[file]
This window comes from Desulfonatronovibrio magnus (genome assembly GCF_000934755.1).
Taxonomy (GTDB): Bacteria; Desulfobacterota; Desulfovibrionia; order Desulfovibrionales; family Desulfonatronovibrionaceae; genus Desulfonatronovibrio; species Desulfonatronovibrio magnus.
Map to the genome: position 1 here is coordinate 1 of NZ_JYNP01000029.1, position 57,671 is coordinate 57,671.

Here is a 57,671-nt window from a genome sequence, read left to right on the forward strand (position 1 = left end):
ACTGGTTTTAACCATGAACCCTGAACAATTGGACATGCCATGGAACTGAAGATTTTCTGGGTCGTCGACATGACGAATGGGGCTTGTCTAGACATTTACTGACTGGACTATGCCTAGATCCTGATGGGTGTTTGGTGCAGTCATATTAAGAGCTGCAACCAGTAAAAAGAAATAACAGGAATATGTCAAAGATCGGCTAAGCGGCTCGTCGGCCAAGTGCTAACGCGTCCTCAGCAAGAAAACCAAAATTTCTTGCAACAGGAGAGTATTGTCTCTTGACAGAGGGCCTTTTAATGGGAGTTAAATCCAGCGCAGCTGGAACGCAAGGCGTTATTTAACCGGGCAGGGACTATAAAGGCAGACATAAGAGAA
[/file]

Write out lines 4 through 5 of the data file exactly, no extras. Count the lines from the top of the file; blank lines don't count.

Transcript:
Here is a 57,671-nt window from a genome sequence, read left to right on the forward strand (position 1 = left end):
ACTGGTTTTAACCATGAACCCTGAACAATTGGACATGCCATGGAACTGAAGATTTTCTGGGTCGTCGACATGACGAATGGGGCTTGTCTAGACATTTACTGACTGGACTATGCCTAGATCCTGATGGGTGTTTGGTGCAGTCATATTAAGAGCTGCAACCAGTAAAAAGAAATAACAGGAATATGTCAAAGATCGGCTAAGCGGCTCGTCGGCCAAGTGCTAACGCGTCCTCAGCAAGAAAACCAAAATTTCTTGCAACAGGAGAGTATTGTCTCTTGACAGAGGGCCTTTTAATGGGAGTTAAATCCAGCGCAGCTGGAACGCAAGGCGTTATTTAACCGGGCAGGGACTATAAAGGCAGACATAAGAGAA